In a town hall meeting on September 4, 2013, Scott also told constituents he does not plan to support the resolution authorizing U.S. military strikes in Syria.<ref>[http://www.npr.org/2013/09/05/219177442/rep-scott-tired-of-the-u-s-getting-involved-in-others-disputes?ft=1&f=1014 ''NPR.org,'' "Rep. Scott: Tired Of U.S. Getting Involved World's Disputes," accessed September 5, 2013]</ref> In the meeting he said, "Here's what I'll tell you. I'm tired of the U.S. getting involved in every country's individual disputes. As sad as what happened is, I do not intend to support the resolution. The reason I'm hesitant there is I would ask you to give me a little bit of leeway, in that if we have intelligence that shows those chemical weapons being transferred to Hamas, where they could potentially be used against Israel, then I would be in favor of destroying those weapons."<ref>[http://www.npr.org/2013/09/05/219177442/rep-scott-tired-of-the-u-s-getting-involved-in-others-disputes?ft=1&f=1014 ''NPR,'' "Rep. Scott: Tired Of U.S. Getting Involved World's Disputes," accessed September 5, 2013]</ref>
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In a town hall meeting on September 4, 2013, Scott also told constituents he does not plan to support the resolution authorizing U.S. military strikes in Syria.<ref>[http://www.npr.org/2013/09/05/219177442/rep-scott-tired-of-the-u-s-getting-involved-in-others-disputes?ft=1&f=1014 ''NPR'', "Rep. Scott: Tired Of U.S. Getting Involved World's Disputes," accessed September 5, 2013]</ref> In the meeting he said, "Here's what I'll tell you. I'm tired of the U.S. getting involved in every country's individual disputes. As sad as what happened is, I do not intend to support the resolution. The reason I'm hesitant there is I would ask you to give me a little bit of leeway, in that if we have intelligence that shows those chemical weapons being transferred to Hamas, where they could potentially be used against Israel, then I would be in favor of destroying those weapons."<ref>[http://www.npr.org/2013/09/05/219177442/rep-scott-tired-of-the-u-s-getting-involved-in-others-disputes?ft=1&f=1014 ''NPR'', "Rep. Scott: Tired Of U.S. Getting Involved World's Disputes," accessed September 5, 2013]</ref>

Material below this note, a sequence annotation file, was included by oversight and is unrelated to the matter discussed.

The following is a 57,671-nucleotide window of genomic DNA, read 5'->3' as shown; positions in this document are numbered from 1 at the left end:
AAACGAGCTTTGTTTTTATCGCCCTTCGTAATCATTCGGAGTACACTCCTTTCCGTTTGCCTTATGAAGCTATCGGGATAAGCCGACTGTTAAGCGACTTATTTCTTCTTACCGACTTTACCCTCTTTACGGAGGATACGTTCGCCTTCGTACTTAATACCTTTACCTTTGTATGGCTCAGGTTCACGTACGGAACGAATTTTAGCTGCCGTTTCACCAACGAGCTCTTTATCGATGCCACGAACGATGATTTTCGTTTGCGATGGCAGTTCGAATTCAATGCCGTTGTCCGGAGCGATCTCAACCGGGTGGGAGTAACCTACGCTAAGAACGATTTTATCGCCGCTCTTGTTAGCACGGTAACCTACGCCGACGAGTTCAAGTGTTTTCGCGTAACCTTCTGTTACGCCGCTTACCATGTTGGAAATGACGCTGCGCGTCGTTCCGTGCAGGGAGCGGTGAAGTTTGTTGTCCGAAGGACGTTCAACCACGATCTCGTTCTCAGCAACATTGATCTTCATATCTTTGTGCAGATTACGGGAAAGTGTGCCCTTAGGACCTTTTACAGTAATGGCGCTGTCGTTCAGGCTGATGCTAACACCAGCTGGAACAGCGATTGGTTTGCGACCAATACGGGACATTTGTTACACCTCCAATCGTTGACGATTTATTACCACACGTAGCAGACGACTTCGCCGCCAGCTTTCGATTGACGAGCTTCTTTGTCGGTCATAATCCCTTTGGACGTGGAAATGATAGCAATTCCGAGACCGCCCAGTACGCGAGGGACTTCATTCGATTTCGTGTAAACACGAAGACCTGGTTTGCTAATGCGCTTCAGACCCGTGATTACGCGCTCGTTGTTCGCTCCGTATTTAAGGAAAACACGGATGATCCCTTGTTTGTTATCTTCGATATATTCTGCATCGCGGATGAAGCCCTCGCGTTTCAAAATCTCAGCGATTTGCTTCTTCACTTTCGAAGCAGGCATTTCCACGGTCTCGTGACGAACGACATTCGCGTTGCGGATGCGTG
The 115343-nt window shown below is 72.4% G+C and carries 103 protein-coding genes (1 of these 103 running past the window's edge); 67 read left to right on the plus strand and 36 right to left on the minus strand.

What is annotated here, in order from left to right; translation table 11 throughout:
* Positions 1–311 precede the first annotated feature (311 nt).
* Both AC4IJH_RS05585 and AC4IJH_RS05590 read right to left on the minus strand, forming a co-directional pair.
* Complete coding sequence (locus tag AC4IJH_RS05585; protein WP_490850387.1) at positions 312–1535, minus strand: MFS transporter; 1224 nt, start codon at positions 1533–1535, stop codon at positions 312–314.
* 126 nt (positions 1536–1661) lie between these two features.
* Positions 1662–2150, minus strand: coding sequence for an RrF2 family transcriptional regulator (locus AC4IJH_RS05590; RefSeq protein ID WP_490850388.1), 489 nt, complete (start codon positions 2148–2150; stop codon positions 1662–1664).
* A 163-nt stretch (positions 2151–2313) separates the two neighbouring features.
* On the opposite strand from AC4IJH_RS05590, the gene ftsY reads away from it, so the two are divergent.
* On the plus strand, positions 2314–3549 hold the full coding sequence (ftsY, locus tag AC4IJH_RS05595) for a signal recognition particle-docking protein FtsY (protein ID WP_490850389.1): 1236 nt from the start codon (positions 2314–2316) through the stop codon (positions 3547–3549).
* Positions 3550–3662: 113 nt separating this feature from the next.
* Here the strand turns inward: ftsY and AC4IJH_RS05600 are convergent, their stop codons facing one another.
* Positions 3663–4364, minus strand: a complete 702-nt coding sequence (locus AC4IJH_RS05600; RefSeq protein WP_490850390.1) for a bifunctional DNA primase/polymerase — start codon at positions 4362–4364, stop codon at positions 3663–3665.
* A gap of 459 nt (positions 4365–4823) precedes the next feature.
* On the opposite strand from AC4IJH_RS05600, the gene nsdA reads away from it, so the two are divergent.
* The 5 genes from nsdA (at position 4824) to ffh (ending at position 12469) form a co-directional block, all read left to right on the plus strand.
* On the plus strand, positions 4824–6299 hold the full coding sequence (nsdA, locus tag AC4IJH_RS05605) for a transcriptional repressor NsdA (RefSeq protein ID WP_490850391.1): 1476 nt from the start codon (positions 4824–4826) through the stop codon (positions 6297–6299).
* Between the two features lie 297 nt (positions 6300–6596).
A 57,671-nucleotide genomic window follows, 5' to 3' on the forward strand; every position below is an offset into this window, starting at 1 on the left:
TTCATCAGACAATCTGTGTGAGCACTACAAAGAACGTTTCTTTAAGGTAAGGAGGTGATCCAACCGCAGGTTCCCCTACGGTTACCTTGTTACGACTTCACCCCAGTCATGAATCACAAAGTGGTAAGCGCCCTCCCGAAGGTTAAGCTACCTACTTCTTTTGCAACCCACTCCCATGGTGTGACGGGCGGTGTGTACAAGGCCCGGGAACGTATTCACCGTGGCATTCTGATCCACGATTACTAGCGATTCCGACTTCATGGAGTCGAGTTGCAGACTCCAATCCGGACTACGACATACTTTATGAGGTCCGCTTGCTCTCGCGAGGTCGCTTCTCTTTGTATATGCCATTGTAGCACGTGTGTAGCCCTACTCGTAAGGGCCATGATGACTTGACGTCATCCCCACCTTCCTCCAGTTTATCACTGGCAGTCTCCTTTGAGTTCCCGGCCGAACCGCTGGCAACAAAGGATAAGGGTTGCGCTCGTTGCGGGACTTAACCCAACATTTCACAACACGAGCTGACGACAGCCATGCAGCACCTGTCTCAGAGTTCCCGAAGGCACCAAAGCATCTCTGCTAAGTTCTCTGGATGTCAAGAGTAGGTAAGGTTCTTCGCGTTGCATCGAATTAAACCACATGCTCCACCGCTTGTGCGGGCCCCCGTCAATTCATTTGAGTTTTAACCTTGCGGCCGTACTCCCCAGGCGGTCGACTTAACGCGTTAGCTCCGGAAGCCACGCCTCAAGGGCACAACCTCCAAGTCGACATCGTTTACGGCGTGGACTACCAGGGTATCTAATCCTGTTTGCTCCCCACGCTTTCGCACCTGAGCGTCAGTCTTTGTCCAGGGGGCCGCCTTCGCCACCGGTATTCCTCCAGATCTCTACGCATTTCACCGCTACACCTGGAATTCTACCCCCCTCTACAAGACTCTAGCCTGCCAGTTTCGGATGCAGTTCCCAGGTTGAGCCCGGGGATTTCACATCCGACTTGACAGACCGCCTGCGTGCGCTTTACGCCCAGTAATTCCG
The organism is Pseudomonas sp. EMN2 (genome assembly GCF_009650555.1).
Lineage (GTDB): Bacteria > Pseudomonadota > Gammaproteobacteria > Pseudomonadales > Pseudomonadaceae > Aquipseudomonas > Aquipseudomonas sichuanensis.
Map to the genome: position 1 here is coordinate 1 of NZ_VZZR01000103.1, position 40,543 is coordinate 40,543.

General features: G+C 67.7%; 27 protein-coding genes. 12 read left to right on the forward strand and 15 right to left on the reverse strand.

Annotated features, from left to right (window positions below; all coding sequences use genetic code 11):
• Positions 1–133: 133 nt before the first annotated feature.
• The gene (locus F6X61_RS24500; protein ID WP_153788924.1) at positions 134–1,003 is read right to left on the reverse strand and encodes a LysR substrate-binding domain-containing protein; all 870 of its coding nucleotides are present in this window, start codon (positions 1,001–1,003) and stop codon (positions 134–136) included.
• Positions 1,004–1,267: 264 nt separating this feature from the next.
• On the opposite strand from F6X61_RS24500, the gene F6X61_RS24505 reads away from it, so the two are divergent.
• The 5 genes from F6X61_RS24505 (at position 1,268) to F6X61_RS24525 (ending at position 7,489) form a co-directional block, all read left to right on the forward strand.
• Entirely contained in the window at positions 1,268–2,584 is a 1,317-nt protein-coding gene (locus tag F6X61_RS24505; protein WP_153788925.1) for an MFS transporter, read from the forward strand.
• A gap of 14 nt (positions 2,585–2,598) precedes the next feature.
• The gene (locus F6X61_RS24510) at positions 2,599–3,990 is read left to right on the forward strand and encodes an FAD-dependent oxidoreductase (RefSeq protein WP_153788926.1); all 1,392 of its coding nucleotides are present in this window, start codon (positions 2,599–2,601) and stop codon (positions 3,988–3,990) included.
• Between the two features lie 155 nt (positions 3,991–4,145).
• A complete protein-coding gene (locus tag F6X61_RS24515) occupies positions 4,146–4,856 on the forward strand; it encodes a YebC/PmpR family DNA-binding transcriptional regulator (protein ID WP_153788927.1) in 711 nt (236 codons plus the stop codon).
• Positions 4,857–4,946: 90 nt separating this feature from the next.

=====DHS Appropriations=====
 
=====DHS Appropriations=====
{{Support vote}} Scott voted in favor of HR 2217 - the Department of Homeland Security Appropriations Act of 2014. The bill passed the House on June 6, 2013, with a vote of 245 - 182 and was largely along party lines.<ref name="votes">[http://votesmart.org/candidate/key-votes/11812/austin-scott#.Ukm2K3_B_A4 ''Project Votesmart,'' "Austin Scott Key Votes," accessed September 30, 2013]</ref>
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{{Support vote}} Scott voted in favor of HR 2217 - the Department of Homeland Security Appropriations Act of 2014. The bill passed the House on June 6, 2013, with a vote of 245 - 182 and was largely along party lines.<ref name="votes">[http://votesmart.org/candidate/key-votes/11812/austin-scott#.Ukm2K3_B_A4 ''Project Vote Smart'', "Austin Scott Key Votes," accessed September 30, 2013]</ref>
  
 
=====Keystone Pipeline Amendment=====